“It was very challenging,” he said about supervising The Scoop LA with a full course load. “The publishing industry has changed a lot and being at UC San Diego has given me some new ideas to bring back to my work.” During his time at UC San Diego, Sampson has been a member of the National Society of Leadership and Success, worked as a community service officer and is an active member of the executive committee at Thurgood Marshall College.
For his honors thesis, Sampson drew on his experiences as an older African-American student on campus. “Being a non-traditional student is how true change happens in the world, so I hope to inspire other, non-traditional students to think that anything is possible,” he said. “I want to say to students that they are the light of the world, that they can change the world paradigm and not to listen to people that say, ‘you don’t matter’ or ‘they don’t matter.’ You do matter, and each of us are capable of making change in the world.”
Xiangdi Zhang: bridging cultural and international gaps through dance
MAJOR: International Studies – business and political science
COLLEGE: Sixth College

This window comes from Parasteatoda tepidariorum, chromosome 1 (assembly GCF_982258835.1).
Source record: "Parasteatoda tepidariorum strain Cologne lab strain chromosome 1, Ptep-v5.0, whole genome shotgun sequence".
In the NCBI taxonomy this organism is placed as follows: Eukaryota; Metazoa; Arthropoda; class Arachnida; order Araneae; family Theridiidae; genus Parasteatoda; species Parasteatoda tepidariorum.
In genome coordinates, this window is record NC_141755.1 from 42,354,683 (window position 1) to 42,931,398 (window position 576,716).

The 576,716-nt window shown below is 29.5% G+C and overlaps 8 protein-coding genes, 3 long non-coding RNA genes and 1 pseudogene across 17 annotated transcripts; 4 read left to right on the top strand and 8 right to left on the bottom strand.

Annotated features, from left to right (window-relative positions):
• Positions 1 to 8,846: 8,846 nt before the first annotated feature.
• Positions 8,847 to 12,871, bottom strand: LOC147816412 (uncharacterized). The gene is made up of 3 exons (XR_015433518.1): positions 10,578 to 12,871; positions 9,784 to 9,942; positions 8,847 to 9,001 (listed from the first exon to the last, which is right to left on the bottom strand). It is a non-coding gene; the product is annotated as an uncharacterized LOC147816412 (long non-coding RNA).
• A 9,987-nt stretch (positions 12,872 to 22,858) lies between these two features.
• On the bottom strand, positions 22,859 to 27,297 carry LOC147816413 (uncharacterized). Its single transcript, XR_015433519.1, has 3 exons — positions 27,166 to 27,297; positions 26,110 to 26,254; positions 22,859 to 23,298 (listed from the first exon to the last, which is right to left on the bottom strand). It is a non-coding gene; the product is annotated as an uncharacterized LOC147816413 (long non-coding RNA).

When Xiangdi Zhang was 15, she moved from Beijing to Connecticut by herself to start high school in America. The move was something her parents wanted so that she would receive a better education. Despite the language and cultural barrier that existed between herself and her new environment, she joined her high school dance team and gained a new sense of belonging. “Since then, dance has been a language and a way of communication for me to understand social problems around the world,” said Zhang.
At UC San Diego, she became involved with Movement Exchange, a nonprofit organization that aims to unite dance and service and ensure that dance education is accessible to all. Starting as a volunteer, Zhang was exposed to a different side of dance and a completely new audience. She began to lead dance workshops at foster care centers and special needs schools, using dance as a way to address behavioral issues with kids who had adverse childhood experiences. Through Zhang’s positive experiences with these social programs, she started applying for grants to test the importance of dance education and how it can address the need in social care of trauma-informed behavioral therapy.
Last fall, she was inspired to start Dance by the Border, a monthly dance exchange bringing students from UC San Diego to Tijuana, Mexico to learn about the border and its surrounding issues with a non-political approach.